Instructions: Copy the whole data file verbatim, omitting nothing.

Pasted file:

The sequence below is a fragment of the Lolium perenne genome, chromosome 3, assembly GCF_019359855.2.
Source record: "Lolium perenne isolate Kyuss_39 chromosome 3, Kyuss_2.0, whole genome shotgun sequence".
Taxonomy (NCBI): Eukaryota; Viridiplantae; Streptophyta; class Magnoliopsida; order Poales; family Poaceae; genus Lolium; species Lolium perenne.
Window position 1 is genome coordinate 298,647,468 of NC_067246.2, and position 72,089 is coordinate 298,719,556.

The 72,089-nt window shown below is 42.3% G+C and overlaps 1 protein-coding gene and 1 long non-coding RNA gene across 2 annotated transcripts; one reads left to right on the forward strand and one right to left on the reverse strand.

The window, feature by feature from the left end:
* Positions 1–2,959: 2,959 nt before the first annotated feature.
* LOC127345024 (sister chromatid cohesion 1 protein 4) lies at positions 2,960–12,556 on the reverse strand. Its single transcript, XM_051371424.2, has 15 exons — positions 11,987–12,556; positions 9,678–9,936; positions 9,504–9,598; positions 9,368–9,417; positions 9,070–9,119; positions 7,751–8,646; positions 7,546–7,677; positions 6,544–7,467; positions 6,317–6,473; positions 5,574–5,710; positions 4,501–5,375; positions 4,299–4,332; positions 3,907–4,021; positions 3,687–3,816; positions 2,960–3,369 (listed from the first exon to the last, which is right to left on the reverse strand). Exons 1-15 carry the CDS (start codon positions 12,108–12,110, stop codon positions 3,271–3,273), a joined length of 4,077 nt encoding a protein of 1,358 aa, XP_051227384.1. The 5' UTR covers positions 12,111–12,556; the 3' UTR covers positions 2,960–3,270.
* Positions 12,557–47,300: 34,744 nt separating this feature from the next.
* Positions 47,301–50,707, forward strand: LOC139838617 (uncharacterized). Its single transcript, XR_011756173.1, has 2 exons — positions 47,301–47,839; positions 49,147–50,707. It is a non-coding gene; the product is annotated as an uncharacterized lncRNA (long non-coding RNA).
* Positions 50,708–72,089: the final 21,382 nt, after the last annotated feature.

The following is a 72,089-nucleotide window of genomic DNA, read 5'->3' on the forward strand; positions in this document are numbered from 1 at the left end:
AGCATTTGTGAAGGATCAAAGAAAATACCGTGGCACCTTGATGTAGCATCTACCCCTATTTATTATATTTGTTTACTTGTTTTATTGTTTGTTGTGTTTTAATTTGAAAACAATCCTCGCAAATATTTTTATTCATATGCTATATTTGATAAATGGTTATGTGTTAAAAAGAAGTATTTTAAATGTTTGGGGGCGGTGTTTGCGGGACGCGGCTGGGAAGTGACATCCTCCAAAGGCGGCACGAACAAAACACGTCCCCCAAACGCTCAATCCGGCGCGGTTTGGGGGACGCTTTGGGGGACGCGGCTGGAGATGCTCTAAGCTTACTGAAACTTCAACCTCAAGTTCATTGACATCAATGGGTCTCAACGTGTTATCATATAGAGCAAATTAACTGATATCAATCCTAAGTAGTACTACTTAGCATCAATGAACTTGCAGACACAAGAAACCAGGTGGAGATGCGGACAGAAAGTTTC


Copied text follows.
The sequence below is a fragment of the Lolium perenne genome, chromosome 3, assembly GCF_019359855.2.
Source record: "Lolium perenne isolate Kyuss_39 chromosome 3, Kyuss_2.0, whole genome shotgun sequence".
Taxonomy (NCBI): Eukaryota; Viridiplantae; Streptophyta; class Magnoliopsida; order Poales; family Poaceae; genus Lolium; species Lolium perenne.
Window position 1 is genome coordinate 298,647,468 of NC_067246.2, and position 72,089 is coordinate 298,719,556.

The 72,089-nt window shown below is 42.3% G+C and overlaps 1 protein-coding gene and 1 long non-coding RNA gene across 2 annotated transcripts; one reads left to right on the forward strand and one right to left on the reverse strand.

The window, feature by feature from the left end:
* Positions 1–2,959: 2,959 nt before the first annotated feature.
* LOC127345024 (sister chromatid cohesion 1 protein 4) lies at positions 2,960–12,556 on the reverse strand. Its single transcript, XM_051371424.2, has 15 exons — positions 11,987–12,556; positions 9,678–9,936; positions 9,504–9,598; positions 9,368–9,417; positions 9,070–9,119; positions 7,751–8,646; positions 7,546–7,677; positions 6,544–7,467; positions 6,317–6,473; positions 5,574–5,710; positions 4,501–5,375; positions 4,299–4,332; positions 3,907–4,021; positions 3,687–3,816; positions 2,960–3,369 (listed from the first exon to the last, which is right to left on the reverse strand). Exons 1-15 carry the CDS (start codon positions 12,108–12,110, stop codon positions 3,271–3,273), a joined length of 4,077 nt encoding a protein of 1,358 aa, XP_051227384.1. The 5' UTR covers positions 12,111–12,556; the 3' UTR covers positions 2,960–3,270.
* Positions 12,557–47,300: 34,744 nt separating this feature from the next.
* Positions 47,301–50,707, forward strand: LOC139838617 (uncharacterized). Its single transcript, XR_011756173.1, has 2 exons — positions 47,301–47,839; positions 49,147–50,707. It is a non-coding gene; the product is annotated as an uncharacterized lncRNA (long non-coding RNA).
* Positions 50,708–72,089: the final 21,382 nt, after the last annotated feature.

The following is a 72,089-nucleotide window of genomic DNA, read 5'->3' on the forward strand; positions in this document are numbered from 1 at the left end:
AGCATTTGTGAAGGATCAAAGAAAATACCGTGGCACCTTGATGTAGCATCTACCCCTATTTATTATATTTGTTTACTTGTTTTATTGTTTGTTGTGTTTTAATTTGAAAACAATCCTCGCAAATATTTTTATTCATATGCTATATTTGATAAATGGTTATGTGTTAAAAAGAAGTATTTTAAATGTTTGGGGGCGGTGTTTGCGGGACGCGGCTGGGAAGTGACATCCTCCAAAGGCGGCACGAACAAAACACGTCCCCCAAACGCTCAATCCGGCGCGGTTTGGGGGACGCTTTGGGGGACGCGGCTGGAGATGCTCTAAGCTTACTGAAACTTCAACCTCAAGTTCATTGACATCAATGGGTCTCAACGTGTTATCATATAGAGCAAATTAACTGATATCAATCCTAAGTAGTACTACTTAGCATCAATGAACTTGCAGACACAAGAAACCAGGTGGAGATGCGGACAGAAAGTTTC